The Supreme Court could give Citizens United a second look this month as it decides whether to take up a lawsuit against the state of Montana, which wants its century-old state law restricting corporate influence in elections to stay in place. Montana is the only state so far to assert its existing corporate-money ban should still stand after the court ruled in 2010 that corporations could spend unlimited amounts on election ads via independent groups. The Montana Supreme Court upheld the 1912 Corrupt Practices Act, but the Supreme Court ordered that the law not be enforced while it reviewed a challenge by the conservative group American Tradition Partnership. The court is widely expected to strike the law down in keeping with its previous decision. Still, advocates view the case as their best chance yet to force the justices to re-examine elements of their landmark 2010 opinion that they say have already proven flawed in light of the subsequent deluge of campaign spending. Twenty-two states and Sens. John McCain (R-AZ) and Sheldon Whitehouse (D-RI) have signed on with Montana Attorney General Steve Bullock (D) in support of their claim.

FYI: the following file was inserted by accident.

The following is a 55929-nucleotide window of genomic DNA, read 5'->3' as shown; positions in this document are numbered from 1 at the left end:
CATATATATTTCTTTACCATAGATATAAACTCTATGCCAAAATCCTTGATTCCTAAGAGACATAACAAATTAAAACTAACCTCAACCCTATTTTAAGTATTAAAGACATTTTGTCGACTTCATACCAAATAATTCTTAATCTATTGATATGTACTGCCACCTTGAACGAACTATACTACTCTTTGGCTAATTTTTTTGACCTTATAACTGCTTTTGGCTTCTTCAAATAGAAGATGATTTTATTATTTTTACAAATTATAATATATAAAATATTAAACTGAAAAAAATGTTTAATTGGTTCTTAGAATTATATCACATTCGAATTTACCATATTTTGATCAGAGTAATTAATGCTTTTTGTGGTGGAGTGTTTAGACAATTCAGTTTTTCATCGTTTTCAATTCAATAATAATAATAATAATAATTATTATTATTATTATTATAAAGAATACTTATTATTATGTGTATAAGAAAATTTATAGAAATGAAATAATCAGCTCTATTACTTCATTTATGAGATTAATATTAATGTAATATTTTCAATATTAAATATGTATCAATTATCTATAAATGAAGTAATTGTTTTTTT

The Supreme Court’s Citizens United decision rested in part on its claim that “independent expenditures, including those made by corporations, do not give rise to corruption or the appearance of corruption.” Bullock and his supporters are asking them to look at Montana’s own history and then decide whether that assumption is still valid.
The state’s early years were defined by an epic battle between spectacularly wealthy mining barons over the state’s vast resources. Copper billionaire William Clark’s election by the Montana state legislature to the Senate in 1899 was considered so blatant a product of bribery that the Senate refused to seat him, to which he reportedly retorted, “I never bought a man who wasn’t for sale.” Cases like Clark’s were considered a factor in the passage of the 17th Amendment to the U.S. Constitution, which provides for direct election of senators. And widespread allegations that legislators had been wholly purchased by Montana’s “copper kings” prompted voters to go around their lawmakers and pass the Corrupt Practices Act via referendum.